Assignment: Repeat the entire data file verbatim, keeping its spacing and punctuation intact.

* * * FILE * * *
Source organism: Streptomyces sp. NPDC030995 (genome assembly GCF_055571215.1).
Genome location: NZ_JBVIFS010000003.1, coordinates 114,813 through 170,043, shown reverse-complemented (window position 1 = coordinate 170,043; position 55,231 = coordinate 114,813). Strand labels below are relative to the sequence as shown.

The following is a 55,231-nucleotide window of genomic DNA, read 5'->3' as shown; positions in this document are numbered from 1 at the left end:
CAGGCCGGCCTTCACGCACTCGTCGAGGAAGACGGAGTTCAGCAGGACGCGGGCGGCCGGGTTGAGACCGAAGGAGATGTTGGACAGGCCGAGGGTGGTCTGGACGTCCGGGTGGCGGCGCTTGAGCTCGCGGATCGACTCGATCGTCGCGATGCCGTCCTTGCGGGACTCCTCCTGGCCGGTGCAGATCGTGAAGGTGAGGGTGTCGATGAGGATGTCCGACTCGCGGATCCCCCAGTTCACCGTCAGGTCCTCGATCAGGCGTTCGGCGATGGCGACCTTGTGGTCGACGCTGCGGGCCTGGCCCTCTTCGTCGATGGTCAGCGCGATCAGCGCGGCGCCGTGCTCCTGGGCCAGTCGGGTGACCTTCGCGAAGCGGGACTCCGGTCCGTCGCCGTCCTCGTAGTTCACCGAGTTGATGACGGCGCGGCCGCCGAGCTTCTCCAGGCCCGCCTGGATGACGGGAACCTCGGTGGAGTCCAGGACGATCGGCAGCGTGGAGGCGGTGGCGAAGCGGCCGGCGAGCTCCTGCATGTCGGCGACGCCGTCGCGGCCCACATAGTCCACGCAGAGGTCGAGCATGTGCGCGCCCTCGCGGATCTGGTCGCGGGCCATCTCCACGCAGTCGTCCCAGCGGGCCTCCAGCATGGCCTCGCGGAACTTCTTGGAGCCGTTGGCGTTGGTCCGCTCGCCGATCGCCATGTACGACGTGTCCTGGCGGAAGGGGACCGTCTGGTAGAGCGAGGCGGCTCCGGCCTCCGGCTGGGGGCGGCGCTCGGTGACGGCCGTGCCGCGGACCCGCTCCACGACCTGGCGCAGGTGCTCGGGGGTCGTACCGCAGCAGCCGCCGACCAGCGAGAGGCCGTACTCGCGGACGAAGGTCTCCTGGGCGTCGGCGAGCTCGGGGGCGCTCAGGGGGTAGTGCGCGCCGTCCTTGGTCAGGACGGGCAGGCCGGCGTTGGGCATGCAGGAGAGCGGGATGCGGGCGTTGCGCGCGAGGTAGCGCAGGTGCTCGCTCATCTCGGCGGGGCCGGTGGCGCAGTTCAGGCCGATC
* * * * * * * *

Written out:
Source organism: Streptomyces sp. NPDC030995 (genome assembly GCF_055571215.1).
Genome location: NZ_JBVIFS010000003.1, coordinates 114,813 through 170,043, shown reverse-complemented (window position 1 = coordinate 170,043; position 55,231 = coordinate 114,813). Strand labels below are relative to the sequence as shown.

The following is a 55,231-nucleotide window of genomic DNA, read 5'->3' as shown; positions in this document are numbered from 1 at the left end:
CAGGCCGGCCTTCACGCACTCGTCGAGGAAGACGGAGTTCAGCAGGACGCGGGCGGCCGGGTTGAGACCGAAGGAGATGTTGGACAGGCCGAGGGTGGTCTGGACGTCCGGGTGGCGGCGCTTGAGCTCGCGGATCGACTCGATCGTCGCGATGCCGTCCTTGCGGGACTCCTCCTGGCCGGTGCAGATCGTGAAGGTGAGGGTGTCGATGAGGATGTCCGACTCGCGGATCCCCCAGTTCACCGTCAGGTCCTCGATCAGGCGTTCGGCGATGGCGACCTTGTGGTCGACGCTGCGGGCCTGGCCCTCTTCGTCGATGGTCAGCGCGATCAGCGCGGCGCCGTGCTCCTGGGCCAGTCGGGTGACCTTCGCGAAGCGGGACTCCGGTCCGTCGCCGTCCTCGTAGTTCACCGAGTTGATGACGGCGCGGCCGCCGAGCTTCTCCAGGCCCGCCTGGATGACGGGAACCTCGGTGGAGTCCAGGACGATCGGCAGCGTGGAGGCGGTGGCGAAGCGGCCGGCGAGCTCCTGCATGTCGGCGACGCCGTCGCGGCCCACATAGTCCACGCAGAGGTCGAGCATGTGCGCGCCCTCGCGGATCTGGTCGCGGGCCATCTCCACGCAGTCGTCCCAGCGGGCCTCCAGCATGGCCTCGCGGAACTTCTTGGAGCCGTTGGCGTTGGTCCGCTCGCCGATCGCCATGTACGACGTGTCCTGGCGGAAGGGGACCGTCTGGTAGAGCGAGGCGGCTCCGGCCTCCGGCTGGGGGCGGCGCTCGGTGACGGCCGTGCCGCGGACCCGCTCCACGACCTGGCGCAGGTGCTCGGGGGTCGTACCGCAGCAGCCGCCGACCAGCGAGAGGCCGTACTCGCGGACGAAGGTCTCCTGGGCGTCGGCGAGCTCGGGGGCGCTCAGGGGGTAGTGCGCGCCGTCCTTGGTCAGGACGGGCAGGCCGGCGTTGGGCATGCAGGAGAGCGGGATGCGGGCGTTGCGCGCGAGGTAGCGCAGGTGCTCGCTCATCTCGGCGGGGCCGGTGGCGCAGTTCAGGCCGATC